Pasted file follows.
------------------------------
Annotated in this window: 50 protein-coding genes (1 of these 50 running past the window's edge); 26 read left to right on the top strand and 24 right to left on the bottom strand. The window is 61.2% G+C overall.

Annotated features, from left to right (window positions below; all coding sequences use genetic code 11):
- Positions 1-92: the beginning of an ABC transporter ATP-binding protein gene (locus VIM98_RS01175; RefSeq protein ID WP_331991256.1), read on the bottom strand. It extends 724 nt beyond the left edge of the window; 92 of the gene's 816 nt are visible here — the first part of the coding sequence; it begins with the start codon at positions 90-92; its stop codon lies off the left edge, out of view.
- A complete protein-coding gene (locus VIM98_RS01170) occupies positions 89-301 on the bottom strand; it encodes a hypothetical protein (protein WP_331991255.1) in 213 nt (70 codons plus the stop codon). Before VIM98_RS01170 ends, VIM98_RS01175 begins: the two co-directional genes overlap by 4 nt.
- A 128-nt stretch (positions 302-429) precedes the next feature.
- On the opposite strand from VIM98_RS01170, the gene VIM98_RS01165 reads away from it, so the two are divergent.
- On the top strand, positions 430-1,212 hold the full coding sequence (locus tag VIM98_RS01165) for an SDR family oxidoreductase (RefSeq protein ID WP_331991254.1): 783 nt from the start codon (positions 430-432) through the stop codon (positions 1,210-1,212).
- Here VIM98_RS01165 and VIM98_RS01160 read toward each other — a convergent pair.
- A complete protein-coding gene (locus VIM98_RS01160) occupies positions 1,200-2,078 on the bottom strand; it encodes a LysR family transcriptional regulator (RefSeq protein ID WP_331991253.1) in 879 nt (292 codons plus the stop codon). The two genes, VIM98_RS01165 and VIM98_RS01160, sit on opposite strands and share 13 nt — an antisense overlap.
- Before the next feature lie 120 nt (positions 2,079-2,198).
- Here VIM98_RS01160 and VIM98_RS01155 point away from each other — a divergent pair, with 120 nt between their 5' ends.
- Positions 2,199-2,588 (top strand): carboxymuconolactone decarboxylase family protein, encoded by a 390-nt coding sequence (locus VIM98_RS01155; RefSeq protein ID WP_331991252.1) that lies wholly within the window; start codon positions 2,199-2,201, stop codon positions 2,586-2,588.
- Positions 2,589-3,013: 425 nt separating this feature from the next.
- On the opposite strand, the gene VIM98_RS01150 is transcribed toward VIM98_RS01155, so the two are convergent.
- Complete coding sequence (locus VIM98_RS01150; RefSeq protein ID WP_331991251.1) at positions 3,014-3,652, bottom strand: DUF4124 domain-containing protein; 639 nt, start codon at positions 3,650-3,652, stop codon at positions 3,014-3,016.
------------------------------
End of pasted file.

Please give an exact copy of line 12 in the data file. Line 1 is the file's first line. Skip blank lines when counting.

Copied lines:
- Positions 2,199-2,588 (top strand): carboxymuconolactone decarboxylase family protein, encoded by a 390-nt coding sequence (locus VIM98_RS01155; RefSeq protein ID WP_331991252.1) that lies wholly within the window; start codon positions 2,199-2,201, stop codon positions 2,586-2,588.